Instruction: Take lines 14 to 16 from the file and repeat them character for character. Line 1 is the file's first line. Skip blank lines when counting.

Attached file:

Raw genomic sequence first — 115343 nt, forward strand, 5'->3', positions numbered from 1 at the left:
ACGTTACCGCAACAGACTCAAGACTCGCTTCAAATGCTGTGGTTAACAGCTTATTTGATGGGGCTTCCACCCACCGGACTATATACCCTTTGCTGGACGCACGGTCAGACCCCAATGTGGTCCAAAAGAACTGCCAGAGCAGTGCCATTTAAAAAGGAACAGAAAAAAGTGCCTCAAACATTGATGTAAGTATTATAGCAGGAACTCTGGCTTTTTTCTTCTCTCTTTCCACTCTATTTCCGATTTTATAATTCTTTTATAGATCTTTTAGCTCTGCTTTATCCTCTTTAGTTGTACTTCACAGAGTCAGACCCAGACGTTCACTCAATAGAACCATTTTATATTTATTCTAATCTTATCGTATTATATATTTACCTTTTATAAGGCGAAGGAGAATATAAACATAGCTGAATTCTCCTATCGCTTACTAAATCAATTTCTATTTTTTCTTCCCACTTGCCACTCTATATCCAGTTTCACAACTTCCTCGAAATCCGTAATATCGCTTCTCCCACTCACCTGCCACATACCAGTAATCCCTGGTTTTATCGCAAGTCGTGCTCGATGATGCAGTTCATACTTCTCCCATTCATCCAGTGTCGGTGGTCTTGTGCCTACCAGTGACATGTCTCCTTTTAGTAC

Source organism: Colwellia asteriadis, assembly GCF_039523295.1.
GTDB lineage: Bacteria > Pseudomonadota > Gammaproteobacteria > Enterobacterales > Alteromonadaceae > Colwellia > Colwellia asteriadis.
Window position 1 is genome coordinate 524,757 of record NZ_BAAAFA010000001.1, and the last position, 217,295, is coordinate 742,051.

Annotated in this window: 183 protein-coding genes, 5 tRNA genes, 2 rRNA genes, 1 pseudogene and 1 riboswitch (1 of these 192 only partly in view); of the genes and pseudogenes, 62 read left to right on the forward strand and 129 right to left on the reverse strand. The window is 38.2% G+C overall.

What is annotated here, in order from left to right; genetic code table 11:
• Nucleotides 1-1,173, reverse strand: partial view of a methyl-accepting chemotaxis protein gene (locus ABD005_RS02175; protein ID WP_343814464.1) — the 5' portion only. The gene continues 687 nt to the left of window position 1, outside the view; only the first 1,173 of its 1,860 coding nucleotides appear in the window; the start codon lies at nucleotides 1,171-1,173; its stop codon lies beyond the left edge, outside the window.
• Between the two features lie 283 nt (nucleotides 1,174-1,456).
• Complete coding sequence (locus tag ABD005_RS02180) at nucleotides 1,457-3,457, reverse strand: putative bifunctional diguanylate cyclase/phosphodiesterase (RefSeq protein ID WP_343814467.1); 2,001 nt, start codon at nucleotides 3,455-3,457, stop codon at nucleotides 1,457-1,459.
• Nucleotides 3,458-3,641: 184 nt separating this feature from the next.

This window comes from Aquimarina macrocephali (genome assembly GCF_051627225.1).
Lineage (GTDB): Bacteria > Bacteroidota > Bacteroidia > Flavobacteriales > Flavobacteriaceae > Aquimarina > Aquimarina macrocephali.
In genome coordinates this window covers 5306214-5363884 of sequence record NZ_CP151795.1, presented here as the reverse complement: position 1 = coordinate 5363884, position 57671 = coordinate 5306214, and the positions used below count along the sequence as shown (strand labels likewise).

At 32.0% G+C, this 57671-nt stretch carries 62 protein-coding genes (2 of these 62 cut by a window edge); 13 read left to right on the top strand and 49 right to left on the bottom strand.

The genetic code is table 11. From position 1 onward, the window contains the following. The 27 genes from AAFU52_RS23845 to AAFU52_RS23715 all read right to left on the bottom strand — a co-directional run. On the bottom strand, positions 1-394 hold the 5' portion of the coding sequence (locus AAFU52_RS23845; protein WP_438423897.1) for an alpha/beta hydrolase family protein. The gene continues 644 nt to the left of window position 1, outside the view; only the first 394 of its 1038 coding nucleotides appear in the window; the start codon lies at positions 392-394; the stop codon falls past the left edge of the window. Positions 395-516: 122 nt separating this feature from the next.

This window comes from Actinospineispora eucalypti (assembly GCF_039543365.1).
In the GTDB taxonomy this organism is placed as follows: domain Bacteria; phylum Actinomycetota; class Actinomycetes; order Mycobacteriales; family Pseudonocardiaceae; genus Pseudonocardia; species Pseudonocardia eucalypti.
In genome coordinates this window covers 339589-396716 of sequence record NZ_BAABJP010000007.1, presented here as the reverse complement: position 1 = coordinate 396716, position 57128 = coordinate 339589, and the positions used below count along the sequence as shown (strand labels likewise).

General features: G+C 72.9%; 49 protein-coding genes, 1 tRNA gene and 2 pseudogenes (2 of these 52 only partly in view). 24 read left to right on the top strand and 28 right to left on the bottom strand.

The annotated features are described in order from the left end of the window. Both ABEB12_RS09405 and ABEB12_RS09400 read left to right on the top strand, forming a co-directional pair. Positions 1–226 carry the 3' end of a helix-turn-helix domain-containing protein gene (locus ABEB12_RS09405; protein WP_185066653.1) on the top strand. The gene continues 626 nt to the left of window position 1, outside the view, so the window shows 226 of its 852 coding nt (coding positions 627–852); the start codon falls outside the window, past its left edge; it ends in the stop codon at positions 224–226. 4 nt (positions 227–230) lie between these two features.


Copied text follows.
In genome coordinates this window covers 5306214-5363884 of sequence record NZ_CP151795.1, presented here as the reverse complement: position 1 = coordinate 5363884, position 57671 = coordinate 5306214, and the positions used below count along the sequence as shown (strand labels likewise).

At 32.0% G+C, this 57671-nt stretch carries 62 protein-coding genes (2 of these 62 cut by a window edge); 13 read left to right on the top strand and 49 right to left on the bottom strand.

The genetic code is table 11. From position 1 onward, the window contains the following. The 27 genes from AAFU52_RS23845 to AAFU52_RS23715 all read right to left on the bottom strand — a co-directional run. On the bottom strand, positions 1-394 hold the 5' portion of the coding sequence (locus AAFU52_RS23845; protein WP_438423897.1) for an alpha/beta hydrolase family protein. The gene continues 644 nt to the left of window position 1, outside the view; only the first 394 of its 1038 coding nucleotides appear in the window; the start codon lies at positions 392-394; the stop codon falls past the left edge of the window. Positions 395-516: 122 nt separating this feature from the next.